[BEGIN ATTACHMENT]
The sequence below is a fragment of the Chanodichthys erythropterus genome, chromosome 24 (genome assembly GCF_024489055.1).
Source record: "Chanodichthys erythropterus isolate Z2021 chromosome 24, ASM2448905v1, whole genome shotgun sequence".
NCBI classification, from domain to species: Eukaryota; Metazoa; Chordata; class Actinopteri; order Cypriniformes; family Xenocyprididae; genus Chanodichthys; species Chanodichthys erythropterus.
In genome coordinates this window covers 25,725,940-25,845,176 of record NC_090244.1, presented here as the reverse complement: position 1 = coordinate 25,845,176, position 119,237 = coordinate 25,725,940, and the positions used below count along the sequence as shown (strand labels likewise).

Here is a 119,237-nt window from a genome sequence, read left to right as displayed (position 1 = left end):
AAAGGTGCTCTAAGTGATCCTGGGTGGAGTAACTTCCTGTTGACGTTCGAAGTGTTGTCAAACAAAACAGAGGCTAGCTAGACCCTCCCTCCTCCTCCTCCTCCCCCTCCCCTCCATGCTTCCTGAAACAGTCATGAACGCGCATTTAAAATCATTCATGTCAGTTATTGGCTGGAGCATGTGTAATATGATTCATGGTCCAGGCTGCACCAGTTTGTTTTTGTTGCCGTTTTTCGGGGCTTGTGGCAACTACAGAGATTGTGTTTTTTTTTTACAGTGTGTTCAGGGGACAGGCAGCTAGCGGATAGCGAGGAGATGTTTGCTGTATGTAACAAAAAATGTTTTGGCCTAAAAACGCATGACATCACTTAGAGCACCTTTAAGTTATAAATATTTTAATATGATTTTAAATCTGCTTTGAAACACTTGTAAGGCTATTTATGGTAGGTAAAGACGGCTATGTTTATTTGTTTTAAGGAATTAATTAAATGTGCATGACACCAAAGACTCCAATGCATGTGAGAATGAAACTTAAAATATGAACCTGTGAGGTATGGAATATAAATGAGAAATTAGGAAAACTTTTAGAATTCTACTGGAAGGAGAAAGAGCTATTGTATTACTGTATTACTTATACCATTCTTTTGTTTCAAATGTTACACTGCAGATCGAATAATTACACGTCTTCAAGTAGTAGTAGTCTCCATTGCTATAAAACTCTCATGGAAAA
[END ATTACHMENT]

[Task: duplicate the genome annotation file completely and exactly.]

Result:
The sequence below is a fragment of the Chanodichthys erythropterus genome, chromosome 24 (genome assembly GCF_024489055.1).
Source record: "Chanodichthys erythropterus isolate Z2021 chromosome 24, ASM2448905v1, whole genome shotgun sequence".
NCBI classification, from domain to species: Eukaryota; Metazoa; Chordata; class Actinopteri; order Cypriniformes; family Xenocyprididae; genus Chanodichthys; species Chanodichthys erythropterus.
In genome coordinates this window covers 25,725,940-25,845,176 of record NC_090244.1, presented here as the reverse complement: position 1 = coordinate 25,845,176, position 119,237 = coordinate 25,725,940, and the positions used below count along the sequence as shown (strand labels likewise).

Here is a 119,237-nt window from a genome sequence, read left to right as displayed (position 1 = left end):
AAAGGTGCTCTAAGTGATCCTGGGTGGAGTAACTTCCTGTTGACGTTCGAAGTGTTGTCAAACAAAACAGAGGCTAGCTAGACCCTCCCTCCTCCTCCTCCTCCCCCTCCCCTCCATGCTTCCTGAAACAGTCATGAACGCGCATTTAAAATCATTCATGTCAGTTATTGGCTGGAGCATGTGTAATATGATTCATGGTCCAGGCTGCACCAGTTTGTTTTTGTTGCCGTTTTTCGGGGCTTGTGGCAACTACAGAGATTGTGTTTTTTTTTTACAGTGTGTTCAGGGGACAGGCAGCTAGCGGATAGCGAGGAGATGTTTGCTGTATGTAACAAAAAATGTTTTGGCCTAAAAACGCATGACATCACTTAGAGCACCTTTAAGTTATAAATATTTTAATATGATTTTAAATCTGCTTTGAAACACTTGTAAGGCTATTTATGGTAGGTAAAGACGGCTATGTTTATTTGTTTTAAGGAATTAATTAAATGTGCATGACACCAAAGACTCCAATGCATGTGAGAATGAAACTTAAAATATGAACCTGTGAGGTATGGAATATAAATGAGAAATTAGGAAAACTTTTAGAATTCTACTGGAAGGAGAAAGAGCTATTGTATTACTGTATTACTTATACCATTCTTTTGTTTCAAATGTTACACTGCAGATCGAATAATTACACGTCTTCAAGTAGTAGTAGTCTCCATTGCTATAAAACTCTCATGGAAAA